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The Daily Tar Heel

Music Review: Hospitality

Pop rock

Hospitality started off the new year with its sophomore album, Trouble. The Brooklyn-bred trio does a good job producing 10 very different tracks, most of which can be loosely categorized into three themes.

The first theme relies on electric guitar and heavy vocals, which is the band’s weakest effort as far as musicality and overall likability. While they each have their own strengths, the vocals and guitar in “Nightingale,” “I Miss Your Bones” and “Rockets and Jets” are too harsh to be as enjoyable as some of the other songs.

The second category has songs with a synthesized, electronic sound. “Inauguration” is slower with an interesting outro, while “Last Words” is much faster, with nice background vocals and a contrast between the synthesized beat and piano.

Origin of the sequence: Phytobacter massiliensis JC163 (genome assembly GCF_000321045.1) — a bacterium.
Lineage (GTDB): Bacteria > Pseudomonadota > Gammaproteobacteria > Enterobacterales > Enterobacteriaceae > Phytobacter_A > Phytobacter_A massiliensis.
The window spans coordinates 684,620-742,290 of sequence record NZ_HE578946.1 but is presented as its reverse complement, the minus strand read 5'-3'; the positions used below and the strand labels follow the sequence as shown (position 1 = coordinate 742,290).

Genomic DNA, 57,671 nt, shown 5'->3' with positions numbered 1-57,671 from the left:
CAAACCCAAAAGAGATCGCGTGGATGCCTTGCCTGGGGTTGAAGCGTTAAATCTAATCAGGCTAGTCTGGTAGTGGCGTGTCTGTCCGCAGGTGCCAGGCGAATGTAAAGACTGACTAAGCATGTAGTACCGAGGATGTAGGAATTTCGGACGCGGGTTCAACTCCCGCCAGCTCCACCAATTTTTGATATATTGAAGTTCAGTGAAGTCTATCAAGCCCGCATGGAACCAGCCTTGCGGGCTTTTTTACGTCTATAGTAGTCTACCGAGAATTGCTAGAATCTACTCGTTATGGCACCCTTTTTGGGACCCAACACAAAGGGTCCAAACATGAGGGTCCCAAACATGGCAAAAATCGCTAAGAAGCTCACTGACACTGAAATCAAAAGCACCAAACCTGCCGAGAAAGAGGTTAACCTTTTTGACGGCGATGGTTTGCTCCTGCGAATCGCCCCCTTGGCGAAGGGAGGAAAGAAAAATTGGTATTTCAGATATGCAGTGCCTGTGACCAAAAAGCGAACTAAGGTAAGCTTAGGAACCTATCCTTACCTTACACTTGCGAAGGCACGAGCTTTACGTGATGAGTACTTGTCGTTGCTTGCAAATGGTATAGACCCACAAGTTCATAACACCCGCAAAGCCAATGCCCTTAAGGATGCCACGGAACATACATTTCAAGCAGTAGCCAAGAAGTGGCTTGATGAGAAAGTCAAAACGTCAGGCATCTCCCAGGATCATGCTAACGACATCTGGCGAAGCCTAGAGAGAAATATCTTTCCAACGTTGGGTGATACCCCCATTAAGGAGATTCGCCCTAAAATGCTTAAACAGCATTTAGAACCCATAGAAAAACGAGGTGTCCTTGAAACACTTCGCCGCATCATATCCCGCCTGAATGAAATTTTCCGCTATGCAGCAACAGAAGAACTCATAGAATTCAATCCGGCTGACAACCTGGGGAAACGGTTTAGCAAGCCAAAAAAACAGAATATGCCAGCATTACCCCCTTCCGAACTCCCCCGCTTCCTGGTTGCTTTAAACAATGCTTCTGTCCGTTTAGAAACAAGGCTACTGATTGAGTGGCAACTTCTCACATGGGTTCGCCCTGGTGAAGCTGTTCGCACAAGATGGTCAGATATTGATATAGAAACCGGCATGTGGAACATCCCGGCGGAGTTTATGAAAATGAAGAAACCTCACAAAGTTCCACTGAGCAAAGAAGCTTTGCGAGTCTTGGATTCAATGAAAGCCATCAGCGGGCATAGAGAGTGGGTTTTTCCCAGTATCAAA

The third is the band’s strongest point, the sound that relies on laid-back vocals, light guitar and even silence. “Call Me After” is the simplest and most charming track on the album. With sensitive lyrics, relaxed vocals and humming and a simple acoustic guitar, it makes a great closer.

The focus of the album is the sound and not the lyrics, and the reason for that is because they are barely decipherable. Another issue is that certain songs end up taking a different direction, and although that can be really beneficial, it doesn’t seem to work. For example, “Last Words” is over 6 minutes long because of a lengthy guitar solo toward the end, and the song would have been better off without it.

The album is a unique and solid second attempt and although it has its weaknesses, it’s a step in the right direction.

Kristina Kokkonos

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